Overindulging during the Festive season isn’t limited to what you eat and drink. The temptation to let off year-end steam by going on a spending spree can be intense – but the hangover from overextending yourself during the holidays can last as long as seven years, as far as your Credit Score is concerned.
Staying credit savvy during the busy holiday period can help keep your Credit Record positive – with long-lasting effects on your ability to open accounts and apply for loans and credit cards. Knowing your Credit Score is important at any time of year – but it’s especially important to keep tabs on the effects of holiday spending sprees on your score.
Check your Credit Report for free before you book your holiday or make your festive season purchases to make sure that your credit limits are accurately reflected and that you’re in a good position to take on the additional expenses. With the inevitable increase in card swipes and spending over the holidays, the chances of fraud increase as well – so it’s important to be vigilant.
It’s a good reason to complete a second Credit Report check, two or three months into the New Year, to make sure that it doesn’t reflect any transactions you may not have made or new accounts you didn’t open.
Once you’ve ensured that you haven’t fallen victim to identity theft, it’s important to manage your credit properly to ensure that your Credit Score remains healthy. Here are some practical tips to try as you head into 2019:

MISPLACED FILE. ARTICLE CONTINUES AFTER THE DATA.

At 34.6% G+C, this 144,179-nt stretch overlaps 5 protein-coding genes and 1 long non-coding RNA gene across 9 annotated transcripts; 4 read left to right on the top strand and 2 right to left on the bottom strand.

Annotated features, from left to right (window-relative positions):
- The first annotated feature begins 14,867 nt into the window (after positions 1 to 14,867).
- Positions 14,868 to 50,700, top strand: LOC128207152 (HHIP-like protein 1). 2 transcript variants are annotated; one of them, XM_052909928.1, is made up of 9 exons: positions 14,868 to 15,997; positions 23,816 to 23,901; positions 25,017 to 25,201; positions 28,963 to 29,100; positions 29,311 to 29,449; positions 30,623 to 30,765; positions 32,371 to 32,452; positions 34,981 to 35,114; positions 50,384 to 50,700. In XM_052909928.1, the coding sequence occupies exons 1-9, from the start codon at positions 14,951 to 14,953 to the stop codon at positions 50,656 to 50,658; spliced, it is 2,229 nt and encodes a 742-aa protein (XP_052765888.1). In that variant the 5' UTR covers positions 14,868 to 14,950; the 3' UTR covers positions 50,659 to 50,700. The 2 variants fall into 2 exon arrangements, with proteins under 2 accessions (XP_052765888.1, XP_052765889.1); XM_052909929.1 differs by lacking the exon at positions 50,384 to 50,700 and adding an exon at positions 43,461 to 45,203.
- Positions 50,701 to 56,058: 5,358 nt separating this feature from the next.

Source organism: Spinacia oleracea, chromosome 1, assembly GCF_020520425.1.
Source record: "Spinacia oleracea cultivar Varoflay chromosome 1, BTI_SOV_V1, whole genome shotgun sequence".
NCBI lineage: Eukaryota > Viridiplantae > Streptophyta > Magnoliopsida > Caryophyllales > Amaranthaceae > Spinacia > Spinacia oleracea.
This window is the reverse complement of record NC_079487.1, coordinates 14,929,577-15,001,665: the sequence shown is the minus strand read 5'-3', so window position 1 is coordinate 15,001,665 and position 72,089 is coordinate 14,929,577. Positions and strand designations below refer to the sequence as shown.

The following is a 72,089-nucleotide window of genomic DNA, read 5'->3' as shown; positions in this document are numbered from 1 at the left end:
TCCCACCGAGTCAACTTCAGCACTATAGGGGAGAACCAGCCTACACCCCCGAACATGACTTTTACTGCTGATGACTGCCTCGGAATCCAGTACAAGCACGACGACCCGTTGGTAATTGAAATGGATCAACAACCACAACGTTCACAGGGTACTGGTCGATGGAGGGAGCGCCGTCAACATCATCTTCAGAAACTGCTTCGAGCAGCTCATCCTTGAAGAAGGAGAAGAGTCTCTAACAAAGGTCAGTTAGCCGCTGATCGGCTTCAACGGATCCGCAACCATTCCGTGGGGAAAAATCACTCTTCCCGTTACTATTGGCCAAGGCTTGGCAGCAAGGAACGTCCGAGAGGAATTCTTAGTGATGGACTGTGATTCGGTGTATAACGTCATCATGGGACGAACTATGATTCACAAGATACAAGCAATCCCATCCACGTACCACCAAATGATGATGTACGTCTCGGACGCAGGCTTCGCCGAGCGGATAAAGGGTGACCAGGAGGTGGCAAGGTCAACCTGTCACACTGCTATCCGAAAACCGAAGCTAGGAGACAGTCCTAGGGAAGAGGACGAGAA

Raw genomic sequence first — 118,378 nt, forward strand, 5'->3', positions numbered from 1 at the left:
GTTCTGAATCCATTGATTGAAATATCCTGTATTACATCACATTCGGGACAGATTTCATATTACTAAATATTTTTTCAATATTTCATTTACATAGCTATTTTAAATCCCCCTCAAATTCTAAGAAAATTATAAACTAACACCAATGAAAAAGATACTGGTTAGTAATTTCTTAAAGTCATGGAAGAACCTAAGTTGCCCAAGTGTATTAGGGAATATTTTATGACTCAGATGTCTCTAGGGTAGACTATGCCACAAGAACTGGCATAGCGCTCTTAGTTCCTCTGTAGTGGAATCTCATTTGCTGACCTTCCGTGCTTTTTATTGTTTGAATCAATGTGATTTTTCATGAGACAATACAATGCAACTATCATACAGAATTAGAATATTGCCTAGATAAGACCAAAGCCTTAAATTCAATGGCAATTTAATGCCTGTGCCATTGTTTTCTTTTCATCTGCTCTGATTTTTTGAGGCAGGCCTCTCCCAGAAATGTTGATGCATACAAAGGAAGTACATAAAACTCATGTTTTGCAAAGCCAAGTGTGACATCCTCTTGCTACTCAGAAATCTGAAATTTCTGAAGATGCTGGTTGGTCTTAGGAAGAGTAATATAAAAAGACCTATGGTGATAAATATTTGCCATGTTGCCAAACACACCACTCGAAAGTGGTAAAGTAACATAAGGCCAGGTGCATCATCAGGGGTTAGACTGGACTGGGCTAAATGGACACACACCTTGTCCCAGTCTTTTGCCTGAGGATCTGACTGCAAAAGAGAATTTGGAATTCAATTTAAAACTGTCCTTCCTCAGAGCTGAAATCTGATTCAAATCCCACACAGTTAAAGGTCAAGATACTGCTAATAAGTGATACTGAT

The monthly credit repayment buck starts and stops with you. The size of your credit card debt, relative to your available credit, plays an important role in calculating your Credit Score. If it looks like you've used up all your available credit, your Credit Score may suffer.
You’re always building your Credit Score – it’s a living thing that shifts as you open accounts, make payments and access loans. The way you pay off debt has a significant impact on the health of your Credit Score, so if you’re forgetful about paying bills, consider automating payments to help maintain a healthy score.
It may seem counter-intuitive, but consider requesting a credit limit increase from your card provider. Instead of transferring the balance of your card – which can have a negative impact on your Credit Score if not managed responsibly – a credit limit increase simply increases your available credit, making your existing credit card balance look comparatively lower.
Make use of banking alerts services which monitor your banking profile which sends you notifications, emails or SMS’s triggers when a charge exceeds a certain amount or when you have bills coming up. You can also use a product like TrueIdentity from TransUnion to check for any inaccuracies on your credit profile, or signs identity thieves might have opened a fraudulent account in your name. South African users can access a discounted one-year TrueIdentity subscription for R499, before 31 December 2018.
Many people think closing unused credit accounts improves their credit outlook - but that’s often not the case. Closing accounts changes your level of available credit, while opening new accounts can make it look as though you're overextended. Closing long-held accounts also reduces the average amount of time your accounts have been open, which could have a negative effect on your Credit Score.
You don’t need anything weighing you down as you head into the New Year. Be smart and keep your Credit Score healthy to enable you to head into 2019 on the right financial note